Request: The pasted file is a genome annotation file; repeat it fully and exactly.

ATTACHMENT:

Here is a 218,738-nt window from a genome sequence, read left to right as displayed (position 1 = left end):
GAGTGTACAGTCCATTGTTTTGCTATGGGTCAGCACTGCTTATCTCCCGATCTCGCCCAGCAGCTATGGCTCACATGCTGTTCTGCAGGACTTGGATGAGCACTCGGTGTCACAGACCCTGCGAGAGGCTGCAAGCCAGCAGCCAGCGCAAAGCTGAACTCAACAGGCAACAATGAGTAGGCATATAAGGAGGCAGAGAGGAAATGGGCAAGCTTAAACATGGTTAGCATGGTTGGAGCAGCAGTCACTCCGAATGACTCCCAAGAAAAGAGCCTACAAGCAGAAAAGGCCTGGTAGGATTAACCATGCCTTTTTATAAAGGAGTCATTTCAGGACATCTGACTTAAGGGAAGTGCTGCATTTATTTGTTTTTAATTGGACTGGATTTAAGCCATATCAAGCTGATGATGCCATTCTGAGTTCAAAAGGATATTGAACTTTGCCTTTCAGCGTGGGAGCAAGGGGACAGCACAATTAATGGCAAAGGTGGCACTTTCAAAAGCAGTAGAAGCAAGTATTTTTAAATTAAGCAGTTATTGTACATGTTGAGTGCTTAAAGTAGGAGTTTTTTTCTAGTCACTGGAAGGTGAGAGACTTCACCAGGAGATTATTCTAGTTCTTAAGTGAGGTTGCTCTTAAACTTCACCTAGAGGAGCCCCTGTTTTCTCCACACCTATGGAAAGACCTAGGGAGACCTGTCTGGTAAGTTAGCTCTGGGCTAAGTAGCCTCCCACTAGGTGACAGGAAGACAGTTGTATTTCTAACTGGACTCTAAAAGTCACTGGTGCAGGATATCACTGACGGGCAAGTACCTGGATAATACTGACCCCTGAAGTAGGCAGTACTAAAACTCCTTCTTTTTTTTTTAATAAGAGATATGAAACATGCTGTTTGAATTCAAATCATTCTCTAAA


Here is a 218,738-nt window from a genome sequence, read left to right as displayed (position 1 = left end):
GAGTGTACAGTCCATTGTTTTGCTATGGGTCAGCACTGCTTATCTCCCGATCTCGCCCAGCAGCTATGGCTCACATGCTGTTCTGCAGGACTTGGATGAGCACTCGGTGTCACAGACCCTGCGAGAGGCTGCAAGCCAGCAGCCAGCGCAAAGCTGAACTCAACAGGCAACAATGAGTAGGCATATAAGGAGGCAGAGAGGAAATGGGCAAGCTTAAACATGGTTAGCATGGTTGGAGCAGCAGTCACTCCGAATGACTCCCAAGAAAAGAGCCTACAAGCAGAAAAGGCCTGGTAGGATTAACCATGCCTTTTTATAAAGGAGTCATTTCAGGACATCTGACTTAAGGGAAGTGCTGCATTTATTTGTTTTTAATTGGACTGGATTTAAGCCATATCAAGCTGATGATGCCATTCTGAGTTCAAAAGGATATTGAACTTTGCCTTTCAGCGTGGGAGCAAGGGGACAGCACAATTAATGGCAAAGGTGGCACTTTCAAAAGCAGTAGAAGCAAGTATTTTTAAATTAAGCAGTTATTGTACATGTTGAGTGCTTAAAGTAGGAGTTTTTTTCTAGTCACTGGAAGGTGAGAGACTTCACCAGGAGATTATTCTAGTTCTTAAGTGAGGTTGCTCTTAAACTTCACCTAGAGGAGCCCCTGTTTTCTCCACACCTATGGAAAGACCTAGGGAGACCTGTCTGGTAAGTTAGCTCTGGGCTAAGTAGCCTCCCACTAGGTGACAGGAAGACAGTTGTATTTCTAACTGGACTCTAAAAGTCACTGGTGCAGGATATCACTGACGGGCAAGTACCTGGATAATACTGACCCCTGAAGTAGGCAGTACTAAAACTCCTTCTTTTTTTTTTAATAAGAGATATGAAACATGCTGTTTGAATTCAAATCATTCTCTAAA